Second, with Treasury bond yields now below 1%, and actually below zero after inflation, we should start refinancing as much of the federal debt as markets will accept—which at the moment seems to be a lot. The Treasury Department already has wide authority to issue new debt and it could sharply reduce the government’s interest costs. Those savings could be applied to more helpful programs. As with the tariffs, this could happen quickly.

Third, issue very long-term bonds (50 years+?) and use the proceeds to rebuild our crumbling infrastructure. We Americans who travel internationally (or used to) and see the airports, highways, and trains in other developed countries are constantly ashamed of what we have in the US. There’s just no excuse. This is the one kind of spending where government debt actually makes sense, and would provide plenty of jobs, too. Make money available to completely rebuild the crumbling water systems in many cities.

Will they do any such thing? I know we are all cynical about politics, and with good reason. But if we can’t get past politics-as-usual and pull together in what threatens to be a genuine national crisis, then we have even deeper problems.

I am an optimist and I have faith in my country. As Winston Churchill supposedly said, “Americans can always be counted on to do the right thing, after they’ve tried everything else.” The process may be ugly but I believe we will reach the right place, eventually. Let’s try to skip some steps.

New York and Back to Puerto Rico

As I finish this letter, I will be heading off to another meeting before going to the airport and back to Puerto Rico. I have been in New York putting some final touches on a radically new investment management service, sort of my dream team on steroids. Literally, what we will be doing was not even possible a few years ago. Technology has opened doors that absolutely boggle my mind. More on all that in a few weeks.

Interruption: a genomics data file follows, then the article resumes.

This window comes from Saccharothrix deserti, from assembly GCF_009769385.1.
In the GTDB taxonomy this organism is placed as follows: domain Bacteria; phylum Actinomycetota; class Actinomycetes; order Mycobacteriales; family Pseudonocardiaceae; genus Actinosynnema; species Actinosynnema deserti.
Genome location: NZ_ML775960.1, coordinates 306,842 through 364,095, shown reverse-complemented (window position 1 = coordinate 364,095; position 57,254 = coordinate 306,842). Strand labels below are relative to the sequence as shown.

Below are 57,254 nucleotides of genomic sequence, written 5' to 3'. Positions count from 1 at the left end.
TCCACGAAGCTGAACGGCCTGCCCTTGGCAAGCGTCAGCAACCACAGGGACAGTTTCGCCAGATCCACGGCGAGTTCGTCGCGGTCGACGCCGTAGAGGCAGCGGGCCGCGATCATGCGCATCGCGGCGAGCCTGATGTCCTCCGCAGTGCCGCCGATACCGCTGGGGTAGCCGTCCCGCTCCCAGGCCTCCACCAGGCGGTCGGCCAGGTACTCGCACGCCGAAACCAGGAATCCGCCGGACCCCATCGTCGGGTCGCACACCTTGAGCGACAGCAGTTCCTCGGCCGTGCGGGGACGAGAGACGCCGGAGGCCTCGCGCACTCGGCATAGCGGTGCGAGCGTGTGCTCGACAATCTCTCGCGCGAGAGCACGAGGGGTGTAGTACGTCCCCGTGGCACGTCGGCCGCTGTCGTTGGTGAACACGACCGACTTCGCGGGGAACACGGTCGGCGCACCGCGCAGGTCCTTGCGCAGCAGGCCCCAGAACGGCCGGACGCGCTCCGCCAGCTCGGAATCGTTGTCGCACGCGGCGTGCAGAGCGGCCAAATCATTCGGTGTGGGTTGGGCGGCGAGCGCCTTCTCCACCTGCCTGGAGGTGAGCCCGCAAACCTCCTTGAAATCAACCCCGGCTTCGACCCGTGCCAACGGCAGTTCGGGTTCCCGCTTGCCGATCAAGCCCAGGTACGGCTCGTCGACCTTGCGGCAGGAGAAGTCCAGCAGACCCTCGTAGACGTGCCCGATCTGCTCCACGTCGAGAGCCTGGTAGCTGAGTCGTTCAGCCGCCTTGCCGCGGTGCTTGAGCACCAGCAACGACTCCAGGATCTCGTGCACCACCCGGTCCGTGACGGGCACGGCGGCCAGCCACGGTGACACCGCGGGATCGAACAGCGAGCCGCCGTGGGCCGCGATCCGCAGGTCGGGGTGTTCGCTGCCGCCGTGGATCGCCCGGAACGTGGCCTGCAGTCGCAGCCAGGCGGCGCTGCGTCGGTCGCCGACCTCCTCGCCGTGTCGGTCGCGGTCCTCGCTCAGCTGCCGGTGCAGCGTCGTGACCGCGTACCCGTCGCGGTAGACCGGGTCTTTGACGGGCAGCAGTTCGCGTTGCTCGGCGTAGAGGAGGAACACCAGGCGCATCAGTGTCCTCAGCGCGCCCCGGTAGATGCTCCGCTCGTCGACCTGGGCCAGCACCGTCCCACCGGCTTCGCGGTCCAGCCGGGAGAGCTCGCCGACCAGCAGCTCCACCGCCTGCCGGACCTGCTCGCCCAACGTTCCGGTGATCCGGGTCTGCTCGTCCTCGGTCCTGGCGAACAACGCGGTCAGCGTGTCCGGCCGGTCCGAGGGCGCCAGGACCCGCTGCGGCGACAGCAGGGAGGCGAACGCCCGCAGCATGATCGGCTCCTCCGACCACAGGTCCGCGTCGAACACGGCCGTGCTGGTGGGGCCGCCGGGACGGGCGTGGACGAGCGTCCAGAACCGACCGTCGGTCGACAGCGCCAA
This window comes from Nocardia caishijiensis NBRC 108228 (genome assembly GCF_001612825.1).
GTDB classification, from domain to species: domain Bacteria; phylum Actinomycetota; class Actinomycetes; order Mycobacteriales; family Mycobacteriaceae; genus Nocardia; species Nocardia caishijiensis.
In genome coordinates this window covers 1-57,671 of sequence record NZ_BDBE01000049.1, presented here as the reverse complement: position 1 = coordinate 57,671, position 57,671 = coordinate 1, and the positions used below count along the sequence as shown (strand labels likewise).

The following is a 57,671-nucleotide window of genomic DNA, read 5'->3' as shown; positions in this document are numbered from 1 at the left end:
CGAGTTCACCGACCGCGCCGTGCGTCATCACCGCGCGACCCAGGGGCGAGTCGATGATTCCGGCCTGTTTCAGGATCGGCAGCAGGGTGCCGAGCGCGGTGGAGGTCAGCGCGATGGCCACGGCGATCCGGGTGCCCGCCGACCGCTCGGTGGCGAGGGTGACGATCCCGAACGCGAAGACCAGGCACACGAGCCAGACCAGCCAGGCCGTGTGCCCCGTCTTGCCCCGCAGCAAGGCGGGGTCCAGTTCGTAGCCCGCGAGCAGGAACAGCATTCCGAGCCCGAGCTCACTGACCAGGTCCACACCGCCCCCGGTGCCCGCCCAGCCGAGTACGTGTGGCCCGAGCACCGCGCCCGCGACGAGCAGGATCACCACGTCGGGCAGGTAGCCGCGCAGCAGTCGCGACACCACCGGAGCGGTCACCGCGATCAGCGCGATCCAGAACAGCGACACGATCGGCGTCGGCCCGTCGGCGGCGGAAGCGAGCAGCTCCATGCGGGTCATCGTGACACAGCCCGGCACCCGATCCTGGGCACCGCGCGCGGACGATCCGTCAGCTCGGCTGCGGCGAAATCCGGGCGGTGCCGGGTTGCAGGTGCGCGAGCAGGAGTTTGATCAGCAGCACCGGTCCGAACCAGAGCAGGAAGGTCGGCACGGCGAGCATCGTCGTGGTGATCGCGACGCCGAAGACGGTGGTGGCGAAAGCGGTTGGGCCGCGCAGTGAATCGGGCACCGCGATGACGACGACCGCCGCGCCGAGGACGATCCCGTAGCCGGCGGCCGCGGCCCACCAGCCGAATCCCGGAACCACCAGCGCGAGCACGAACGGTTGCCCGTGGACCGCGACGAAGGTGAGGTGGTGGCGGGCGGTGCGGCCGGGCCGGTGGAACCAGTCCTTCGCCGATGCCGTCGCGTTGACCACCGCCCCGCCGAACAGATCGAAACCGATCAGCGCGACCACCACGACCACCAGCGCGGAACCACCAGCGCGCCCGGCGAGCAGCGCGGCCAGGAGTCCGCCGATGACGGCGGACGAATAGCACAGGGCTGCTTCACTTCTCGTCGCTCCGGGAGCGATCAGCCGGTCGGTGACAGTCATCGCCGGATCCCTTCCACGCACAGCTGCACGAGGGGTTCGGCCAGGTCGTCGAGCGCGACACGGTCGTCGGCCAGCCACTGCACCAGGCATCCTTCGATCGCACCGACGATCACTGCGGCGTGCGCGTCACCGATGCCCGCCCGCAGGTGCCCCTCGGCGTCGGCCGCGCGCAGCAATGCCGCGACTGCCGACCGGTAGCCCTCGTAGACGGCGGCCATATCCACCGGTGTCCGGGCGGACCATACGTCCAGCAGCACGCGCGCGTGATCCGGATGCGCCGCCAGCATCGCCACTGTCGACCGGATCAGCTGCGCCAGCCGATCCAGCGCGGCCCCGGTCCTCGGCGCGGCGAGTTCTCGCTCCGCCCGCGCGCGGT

As I wrapped this up, Mike Roizen called to report 60% of the patients he was going to see today have cancelled. This is one of the nation’s top doctors. Appointments with him are tough to get and are often people with serious conditions. Yet many are giving them up. That’s how bad the fear is getting.

One last point, at dinner last night, there was universal agreement on our frustration with President Trump’s decision to suspend air travel from Europe. That may be the right call. I am not privy to the information they see. But to do so without giving our allies a heads up is simply unforgivable. They found out just like the rest of us. You simply do not treat your allies like that.

Not to mention your own citizens who are in Europe wondering if they will be able to get back. Really? If you have to close off air traffic for our own safety, fine. Make the hard call. That’s what presidents are supposed to do. But you pick up the phone and call your allies and give them some notice.

We have to work with Europe. I think they are going to be a lot less willing to work with us in the future when they can’t even trust us to tell them in advance of difficult decisions. I am in agreement with many things that Trump has done. But this one mystifies me.

And with that I will hit the send button. You have a great week and as I said last week, start putting together a watch list of things to buy at fire sale prices.

Your looking to make a bull market call analyst…

 
John Mauldin
Co-Founder, Mauldin Economics


Sunday night special

The Federal Reserve acts again, as market turmoil continues

Other central banks follow up with emergency measures



Central banks are not known for their spontaneity. They do not tear up their calendars lightly.

And when they do, it is not usually a good sign. Both the Bank of Japan and America’s Federal Reserve were scheduled to hold policy meetings later this week. But neither felt they could wait that long.

On March 15th—a Sunday—the Fed cut its benchmark interest rate by a full percentage point, lowering it to the range of 0-0.25%, as low as it has ever gone. It was the central bank’s second emergency cut outside a scheduled meeting in less than a fortnight.